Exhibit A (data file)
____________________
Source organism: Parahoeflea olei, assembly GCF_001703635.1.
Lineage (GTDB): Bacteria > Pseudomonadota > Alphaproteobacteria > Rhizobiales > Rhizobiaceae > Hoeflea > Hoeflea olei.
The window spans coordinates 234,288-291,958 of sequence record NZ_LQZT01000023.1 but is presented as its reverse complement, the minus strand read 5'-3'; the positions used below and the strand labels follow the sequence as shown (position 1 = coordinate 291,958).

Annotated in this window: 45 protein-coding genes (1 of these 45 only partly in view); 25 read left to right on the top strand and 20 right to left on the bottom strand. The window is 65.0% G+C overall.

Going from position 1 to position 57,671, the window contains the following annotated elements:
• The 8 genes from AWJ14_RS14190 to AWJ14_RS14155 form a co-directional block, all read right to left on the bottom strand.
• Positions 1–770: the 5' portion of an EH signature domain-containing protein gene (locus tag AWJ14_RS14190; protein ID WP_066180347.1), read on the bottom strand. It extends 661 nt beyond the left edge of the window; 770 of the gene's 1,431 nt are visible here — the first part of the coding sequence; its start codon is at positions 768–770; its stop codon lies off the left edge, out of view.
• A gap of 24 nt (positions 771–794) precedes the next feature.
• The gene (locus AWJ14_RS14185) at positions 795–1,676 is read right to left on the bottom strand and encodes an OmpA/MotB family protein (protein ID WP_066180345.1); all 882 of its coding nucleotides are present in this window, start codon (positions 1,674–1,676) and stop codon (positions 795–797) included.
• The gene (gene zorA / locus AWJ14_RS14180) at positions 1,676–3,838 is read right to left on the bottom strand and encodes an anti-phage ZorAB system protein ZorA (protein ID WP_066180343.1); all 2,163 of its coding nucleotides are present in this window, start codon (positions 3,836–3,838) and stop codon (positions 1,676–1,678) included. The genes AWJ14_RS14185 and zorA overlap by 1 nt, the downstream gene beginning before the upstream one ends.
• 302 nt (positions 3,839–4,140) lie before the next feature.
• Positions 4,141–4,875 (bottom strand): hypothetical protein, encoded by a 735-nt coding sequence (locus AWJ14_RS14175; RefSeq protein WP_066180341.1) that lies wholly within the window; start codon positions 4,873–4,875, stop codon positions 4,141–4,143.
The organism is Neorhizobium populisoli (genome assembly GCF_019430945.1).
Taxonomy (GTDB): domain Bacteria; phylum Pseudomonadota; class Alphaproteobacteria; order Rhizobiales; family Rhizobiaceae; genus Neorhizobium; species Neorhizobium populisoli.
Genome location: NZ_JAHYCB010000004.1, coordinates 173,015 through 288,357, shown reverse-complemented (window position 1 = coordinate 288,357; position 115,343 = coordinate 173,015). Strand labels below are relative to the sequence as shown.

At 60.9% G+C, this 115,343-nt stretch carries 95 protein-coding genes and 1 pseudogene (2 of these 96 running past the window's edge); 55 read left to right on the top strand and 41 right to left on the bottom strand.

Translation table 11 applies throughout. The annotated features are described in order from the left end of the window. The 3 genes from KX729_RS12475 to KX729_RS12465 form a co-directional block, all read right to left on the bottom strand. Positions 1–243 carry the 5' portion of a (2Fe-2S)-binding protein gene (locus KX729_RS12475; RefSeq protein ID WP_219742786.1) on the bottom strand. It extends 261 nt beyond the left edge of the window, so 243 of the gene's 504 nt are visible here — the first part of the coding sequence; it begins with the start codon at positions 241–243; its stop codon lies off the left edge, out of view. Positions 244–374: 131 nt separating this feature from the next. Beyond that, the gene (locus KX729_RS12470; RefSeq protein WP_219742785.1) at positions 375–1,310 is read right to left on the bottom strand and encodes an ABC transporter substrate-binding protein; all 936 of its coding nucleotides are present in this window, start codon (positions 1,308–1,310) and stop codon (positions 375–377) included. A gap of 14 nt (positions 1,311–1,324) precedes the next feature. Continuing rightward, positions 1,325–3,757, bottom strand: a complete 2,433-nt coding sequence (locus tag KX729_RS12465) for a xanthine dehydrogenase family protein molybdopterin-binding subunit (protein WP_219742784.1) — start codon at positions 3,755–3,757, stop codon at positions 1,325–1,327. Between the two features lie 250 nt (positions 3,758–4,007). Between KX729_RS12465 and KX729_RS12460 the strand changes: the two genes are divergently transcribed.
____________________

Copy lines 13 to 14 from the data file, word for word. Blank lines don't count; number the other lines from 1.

The organism is Neorhizobium populisoli (genome assembly GCF_019430945.1).
Taxonomy (GTDB): domain Bacteria; phylum Pseudomonadota; class Alphaproteobacteria; order Rhizobiales; family Rhizobiaceae; genus Neorhizobium; species Neorhizobium populisoli.